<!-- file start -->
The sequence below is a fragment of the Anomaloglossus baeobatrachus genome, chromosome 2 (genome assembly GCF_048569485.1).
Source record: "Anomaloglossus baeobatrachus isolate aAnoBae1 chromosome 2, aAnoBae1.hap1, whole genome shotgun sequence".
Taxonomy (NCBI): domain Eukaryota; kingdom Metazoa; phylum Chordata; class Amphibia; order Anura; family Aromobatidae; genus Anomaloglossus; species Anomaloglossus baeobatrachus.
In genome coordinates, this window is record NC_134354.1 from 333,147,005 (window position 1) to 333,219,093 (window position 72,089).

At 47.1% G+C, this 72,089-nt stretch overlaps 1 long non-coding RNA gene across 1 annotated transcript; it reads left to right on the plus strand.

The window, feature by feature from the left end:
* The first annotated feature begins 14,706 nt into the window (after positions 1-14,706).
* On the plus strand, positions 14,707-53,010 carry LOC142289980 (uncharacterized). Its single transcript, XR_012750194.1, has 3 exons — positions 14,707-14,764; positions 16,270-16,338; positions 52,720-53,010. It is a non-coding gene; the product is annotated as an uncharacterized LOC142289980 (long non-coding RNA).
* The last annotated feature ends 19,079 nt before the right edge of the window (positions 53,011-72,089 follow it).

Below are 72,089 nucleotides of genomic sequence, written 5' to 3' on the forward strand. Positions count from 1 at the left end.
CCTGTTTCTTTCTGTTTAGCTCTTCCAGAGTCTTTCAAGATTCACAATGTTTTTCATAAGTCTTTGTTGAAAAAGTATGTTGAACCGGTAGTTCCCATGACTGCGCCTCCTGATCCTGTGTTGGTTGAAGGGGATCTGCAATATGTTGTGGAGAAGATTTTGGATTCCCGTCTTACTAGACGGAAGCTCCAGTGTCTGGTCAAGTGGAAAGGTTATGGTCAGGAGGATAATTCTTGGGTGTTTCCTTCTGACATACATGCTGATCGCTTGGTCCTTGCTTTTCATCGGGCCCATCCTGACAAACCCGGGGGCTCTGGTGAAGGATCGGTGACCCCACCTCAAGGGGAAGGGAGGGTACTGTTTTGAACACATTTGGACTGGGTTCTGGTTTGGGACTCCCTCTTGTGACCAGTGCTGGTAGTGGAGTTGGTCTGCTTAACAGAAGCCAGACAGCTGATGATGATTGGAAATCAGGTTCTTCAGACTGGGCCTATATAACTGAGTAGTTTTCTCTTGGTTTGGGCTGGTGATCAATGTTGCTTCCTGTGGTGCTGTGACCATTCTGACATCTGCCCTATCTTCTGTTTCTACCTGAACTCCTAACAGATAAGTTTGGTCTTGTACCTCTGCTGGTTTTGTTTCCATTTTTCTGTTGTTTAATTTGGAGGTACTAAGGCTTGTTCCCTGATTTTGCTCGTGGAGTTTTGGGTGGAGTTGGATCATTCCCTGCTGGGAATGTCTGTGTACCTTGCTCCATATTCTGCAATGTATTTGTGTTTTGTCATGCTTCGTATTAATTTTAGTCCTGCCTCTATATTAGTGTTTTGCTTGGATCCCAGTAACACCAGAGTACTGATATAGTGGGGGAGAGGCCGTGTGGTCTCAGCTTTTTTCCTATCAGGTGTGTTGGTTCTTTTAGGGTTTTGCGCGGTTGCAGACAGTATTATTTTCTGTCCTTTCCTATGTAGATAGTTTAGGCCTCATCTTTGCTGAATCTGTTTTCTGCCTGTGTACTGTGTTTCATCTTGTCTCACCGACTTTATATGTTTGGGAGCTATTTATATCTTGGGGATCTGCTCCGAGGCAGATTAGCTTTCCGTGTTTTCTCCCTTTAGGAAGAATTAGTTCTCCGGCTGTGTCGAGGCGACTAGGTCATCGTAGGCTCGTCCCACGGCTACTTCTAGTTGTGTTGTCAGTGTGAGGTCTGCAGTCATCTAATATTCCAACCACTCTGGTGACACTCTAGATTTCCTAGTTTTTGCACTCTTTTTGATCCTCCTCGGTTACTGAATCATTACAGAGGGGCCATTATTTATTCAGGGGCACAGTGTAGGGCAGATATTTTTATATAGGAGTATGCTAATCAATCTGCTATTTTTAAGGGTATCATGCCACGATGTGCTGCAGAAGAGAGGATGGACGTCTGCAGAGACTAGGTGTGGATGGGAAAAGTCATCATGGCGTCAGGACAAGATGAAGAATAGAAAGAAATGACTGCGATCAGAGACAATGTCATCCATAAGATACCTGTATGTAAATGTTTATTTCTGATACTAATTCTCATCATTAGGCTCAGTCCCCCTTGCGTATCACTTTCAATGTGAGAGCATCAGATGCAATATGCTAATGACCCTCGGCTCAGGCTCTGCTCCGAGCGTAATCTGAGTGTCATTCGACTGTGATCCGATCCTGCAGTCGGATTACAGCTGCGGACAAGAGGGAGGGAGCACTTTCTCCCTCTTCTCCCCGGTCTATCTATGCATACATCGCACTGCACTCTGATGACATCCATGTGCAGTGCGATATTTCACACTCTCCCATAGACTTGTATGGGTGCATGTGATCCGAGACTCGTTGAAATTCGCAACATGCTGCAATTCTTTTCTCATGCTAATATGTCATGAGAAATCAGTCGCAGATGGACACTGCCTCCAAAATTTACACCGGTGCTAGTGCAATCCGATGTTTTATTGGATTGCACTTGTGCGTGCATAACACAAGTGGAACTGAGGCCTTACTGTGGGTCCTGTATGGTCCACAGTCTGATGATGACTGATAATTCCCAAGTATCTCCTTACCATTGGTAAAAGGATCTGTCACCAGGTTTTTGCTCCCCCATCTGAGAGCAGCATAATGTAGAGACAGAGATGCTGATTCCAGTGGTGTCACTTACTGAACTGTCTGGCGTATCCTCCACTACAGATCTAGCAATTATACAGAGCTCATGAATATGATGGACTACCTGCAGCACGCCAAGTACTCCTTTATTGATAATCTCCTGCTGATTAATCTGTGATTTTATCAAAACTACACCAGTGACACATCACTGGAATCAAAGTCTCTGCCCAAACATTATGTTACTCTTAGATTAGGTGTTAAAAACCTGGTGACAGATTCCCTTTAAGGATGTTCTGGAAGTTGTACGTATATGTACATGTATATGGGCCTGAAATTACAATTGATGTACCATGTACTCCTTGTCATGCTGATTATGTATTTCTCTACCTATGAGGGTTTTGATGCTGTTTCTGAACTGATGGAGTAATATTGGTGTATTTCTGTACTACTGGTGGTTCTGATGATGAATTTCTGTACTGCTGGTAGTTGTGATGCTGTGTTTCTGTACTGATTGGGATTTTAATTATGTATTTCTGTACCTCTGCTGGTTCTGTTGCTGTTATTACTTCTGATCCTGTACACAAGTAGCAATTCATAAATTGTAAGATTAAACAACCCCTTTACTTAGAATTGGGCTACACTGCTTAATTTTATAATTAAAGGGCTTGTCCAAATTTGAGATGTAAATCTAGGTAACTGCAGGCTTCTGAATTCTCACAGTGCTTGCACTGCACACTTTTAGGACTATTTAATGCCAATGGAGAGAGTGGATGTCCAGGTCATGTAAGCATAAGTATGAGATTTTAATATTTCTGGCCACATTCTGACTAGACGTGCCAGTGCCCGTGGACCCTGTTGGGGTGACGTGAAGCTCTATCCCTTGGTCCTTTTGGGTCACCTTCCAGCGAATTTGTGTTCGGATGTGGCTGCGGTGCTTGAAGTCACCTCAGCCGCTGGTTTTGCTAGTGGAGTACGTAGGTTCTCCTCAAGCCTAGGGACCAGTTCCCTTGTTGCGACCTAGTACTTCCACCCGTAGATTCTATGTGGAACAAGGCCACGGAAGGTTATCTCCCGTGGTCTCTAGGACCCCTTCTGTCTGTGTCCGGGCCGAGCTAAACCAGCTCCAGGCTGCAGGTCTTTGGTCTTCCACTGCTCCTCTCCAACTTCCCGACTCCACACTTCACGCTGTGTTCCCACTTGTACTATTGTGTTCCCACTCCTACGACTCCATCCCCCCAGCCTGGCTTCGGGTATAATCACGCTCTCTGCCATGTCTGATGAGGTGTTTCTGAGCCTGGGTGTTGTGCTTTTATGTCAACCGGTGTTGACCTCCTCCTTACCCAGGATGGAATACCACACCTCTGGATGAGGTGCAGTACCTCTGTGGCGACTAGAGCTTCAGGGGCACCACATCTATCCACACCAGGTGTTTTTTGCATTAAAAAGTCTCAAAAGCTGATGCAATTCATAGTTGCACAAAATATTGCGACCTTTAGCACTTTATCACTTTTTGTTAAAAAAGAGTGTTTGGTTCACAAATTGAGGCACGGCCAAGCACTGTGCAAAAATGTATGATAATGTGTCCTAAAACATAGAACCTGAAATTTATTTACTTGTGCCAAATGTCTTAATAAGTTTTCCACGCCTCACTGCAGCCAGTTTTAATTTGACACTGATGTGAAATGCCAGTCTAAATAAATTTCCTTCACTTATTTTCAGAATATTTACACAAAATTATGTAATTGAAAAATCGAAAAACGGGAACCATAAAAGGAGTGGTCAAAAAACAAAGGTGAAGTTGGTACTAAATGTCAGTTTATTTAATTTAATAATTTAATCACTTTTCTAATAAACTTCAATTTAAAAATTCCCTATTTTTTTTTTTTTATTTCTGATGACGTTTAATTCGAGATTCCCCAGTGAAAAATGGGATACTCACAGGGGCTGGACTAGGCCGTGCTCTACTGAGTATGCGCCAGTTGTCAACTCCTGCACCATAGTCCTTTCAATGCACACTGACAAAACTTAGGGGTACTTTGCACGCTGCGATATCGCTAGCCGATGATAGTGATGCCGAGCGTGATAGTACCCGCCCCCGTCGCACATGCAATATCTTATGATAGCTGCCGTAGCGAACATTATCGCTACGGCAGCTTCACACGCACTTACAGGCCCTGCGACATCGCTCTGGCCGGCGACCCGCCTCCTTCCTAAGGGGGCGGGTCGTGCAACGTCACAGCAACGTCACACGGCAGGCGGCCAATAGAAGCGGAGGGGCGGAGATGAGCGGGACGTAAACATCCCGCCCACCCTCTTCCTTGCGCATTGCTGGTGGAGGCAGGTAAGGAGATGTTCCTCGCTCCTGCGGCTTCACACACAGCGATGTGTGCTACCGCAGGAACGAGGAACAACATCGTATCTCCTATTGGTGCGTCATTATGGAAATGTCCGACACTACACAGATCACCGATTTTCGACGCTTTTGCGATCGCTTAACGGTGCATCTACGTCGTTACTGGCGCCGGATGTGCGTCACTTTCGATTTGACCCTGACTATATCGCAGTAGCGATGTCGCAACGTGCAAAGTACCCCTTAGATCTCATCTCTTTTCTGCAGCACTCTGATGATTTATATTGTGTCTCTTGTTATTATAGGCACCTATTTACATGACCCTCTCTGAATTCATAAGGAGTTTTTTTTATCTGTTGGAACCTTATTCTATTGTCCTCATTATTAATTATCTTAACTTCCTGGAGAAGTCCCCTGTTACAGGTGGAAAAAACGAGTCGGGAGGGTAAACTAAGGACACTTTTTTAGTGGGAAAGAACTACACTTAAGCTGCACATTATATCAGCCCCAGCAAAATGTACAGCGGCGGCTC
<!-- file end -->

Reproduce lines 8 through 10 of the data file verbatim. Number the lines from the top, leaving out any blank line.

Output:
* On the plus strand, positions 14,707-53,010 carry LOC142289980 (uncharacterized). Its single transcript, XR_012750194.1, has 3 exons — positions 14,707-14,764; positions 16,270-16,338; positions 52,720-53,010. It is a non-coding gene; the product is annotated as an uncharacterized LOC142289980 (long non-coding RNA).
* The last annotated feature ends 19,079 nt before the right edge of the window (positions 53,011-72,089 follow it).

Below are 72,089 nucleotides of genomic sequence, written 5' to 3' on the forward strand. Positions count from 1 at the left end.